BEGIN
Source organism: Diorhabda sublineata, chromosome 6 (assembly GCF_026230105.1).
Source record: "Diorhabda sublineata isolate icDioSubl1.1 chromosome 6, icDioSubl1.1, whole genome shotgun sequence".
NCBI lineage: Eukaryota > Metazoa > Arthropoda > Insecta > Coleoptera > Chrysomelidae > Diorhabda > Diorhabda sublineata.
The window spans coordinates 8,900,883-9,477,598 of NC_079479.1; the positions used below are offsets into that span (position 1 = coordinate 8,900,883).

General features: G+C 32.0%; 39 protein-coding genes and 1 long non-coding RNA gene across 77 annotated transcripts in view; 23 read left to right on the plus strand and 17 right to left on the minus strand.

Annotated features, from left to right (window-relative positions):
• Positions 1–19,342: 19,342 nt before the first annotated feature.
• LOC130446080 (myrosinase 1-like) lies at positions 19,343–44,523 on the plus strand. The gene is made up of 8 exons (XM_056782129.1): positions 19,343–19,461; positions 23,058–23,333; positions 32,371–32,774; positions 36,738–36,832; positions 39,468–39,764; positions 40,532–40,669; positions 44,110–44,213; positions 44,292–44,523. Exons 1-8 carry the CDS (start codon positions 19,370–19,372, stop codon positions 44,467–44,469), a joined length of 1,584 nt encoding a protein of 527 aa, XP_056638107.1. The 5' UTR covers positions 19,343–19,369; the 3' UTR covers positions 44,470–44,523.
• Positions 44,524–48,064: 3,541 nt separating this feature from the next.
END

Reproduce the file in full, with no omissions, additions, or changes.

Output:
Source organism: Diorhabda sublineata, chromosome 6 (assembly GCF_026230105.1).
Source record: "Diorhabda sublineata isolate icDioSubl1.1 chromosome 6, icDioSubl1.1, whole genome shotgun sequence".
NCBI lineage: Eukaryota > Metazoa > Arthropoda > Insecta > Coleoptera > Chrysomelidae > Diorhabda > Diorhabda sublineata.
The window spans coordinates 8,900,883-9,477,598 of NC_079479.1; the positions used below are offsets into that span (position 1 = coordinate 8,900,883).

General features: G+C 32.0%; 39 protein-coding genes and 1 long non-coding RNA gene across 77 annotated transcripts in view; 23 read left to right on the plus strand and 17 right to left on the minus strand.

Annotated features, from left to right (window-relative positions):
• Positions 1–19,342: 19,342 nt before the first annotated feature.
• LOC130446080 (myrosinase 1-like) lies at positions 19,343–44,523 on the plus strand. The gene is made up of 8 exons (XM_056782129.1): positions 19,343–19,461; positions 23,058–23,333; positions 32,371–32,774; positions 36,738–36,832; positions 39,468–39,764; positions 40,532–40,669; positions 44,110–44,213; positions 44,292–44,523. Exons 1-8 carry the CDS (start codon positions 19,370–19,372, stop codon positions 44,467–44,469), a joined length of 1,584 nt encoding a protein of 527 aa, XP_056638107.1. The 5' UTR covers positions 19,343–19,369; the 3' UTR covers positions 44,470–44,523.
• Positions 44,524–48,064: 3,541 nt separating this feature from the next.